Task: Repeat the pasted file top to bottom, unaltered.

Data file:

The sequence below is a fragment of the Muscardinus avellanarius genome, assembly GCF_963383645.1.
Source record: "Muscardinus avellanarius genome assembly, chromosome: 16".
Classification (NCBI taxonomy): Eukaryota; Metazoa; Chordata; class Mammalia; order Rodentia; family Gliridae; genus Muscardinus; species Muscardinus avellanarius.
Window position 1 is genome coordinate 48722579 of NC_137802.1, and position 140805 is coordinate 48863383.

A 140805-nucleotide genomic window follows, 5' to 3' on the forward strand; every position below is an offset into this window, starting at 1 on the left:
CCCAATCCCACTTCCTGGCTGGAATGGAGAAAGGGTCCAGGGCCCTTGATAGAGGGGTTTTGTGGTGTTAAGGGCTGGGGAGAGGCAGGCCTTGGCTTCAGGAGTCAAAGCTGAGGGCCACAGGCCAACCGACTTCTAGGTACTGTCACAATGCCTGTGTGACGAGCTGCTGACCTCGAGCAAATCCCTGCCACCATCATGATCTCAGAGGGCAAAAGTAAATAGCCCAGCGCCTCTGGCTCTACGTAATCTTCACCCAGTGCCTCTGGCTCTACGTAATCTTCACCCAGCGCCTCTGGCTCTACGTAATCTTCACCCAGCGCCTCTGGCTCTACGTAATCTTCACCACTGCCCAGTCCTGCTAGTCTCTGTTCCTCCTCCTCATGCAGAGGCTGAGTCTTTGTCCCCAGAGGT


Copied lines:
The sequence below is a fragment of the Muscardinus avellanarius genome, assembly GCF_963383645.1.
Source record: "Muscardinus avellanarius genome assembly, chromosome: 16".
Classification (NCBI taxonomy): Eukaryota; Metazoa; Chordata; class Mammalia; order Rodentia; family Gliridae; genus Muscardinus; species Muscardinus avellanarius.
Window position 1 is genome coordinate 48722579 of NC_137802.1, and position 140805 is coordinate 48863383.

A 140805-nucleotide genomic window follows, 5' to 3' on the forward strand; every position below is an offset into this window, starting at 1 on the left:
CCCAATCCCACTTCCTGGCTGGAATGGAGAAAGGGTCCAGGGCCCTTGATAGAGGGGTTTTGTGGTGTTAAGGGCTGGGGAGAGGCAGGCCTTGGCTTCAGGAGTCAAAGCTGAGGGCCACAGGCCAACCGACTTCTAGGTACTGTCACAATGCCTGTGTGACGAGCTGCTGACCTCGAGCAAATCCCTGCCACCATCATGATCTCAGAGGGCAAAAGTAAATAGCCCAGCGCCTCTGGCTCTACGTAATCTTCACCCAGTGCCTCTGGCTCTACGTAATCTTCACCCAGCGCCTCTGGCTCTACGTAATCTTCACCCAGCGCCTCTGGCTCTACGTAATCTTCACCACTGCCCAGTCCTGCTAGTCTCTGTTCCTCCTCCTCATGCAGAGGCTGAGTCTTTGTCCCCAGAGGT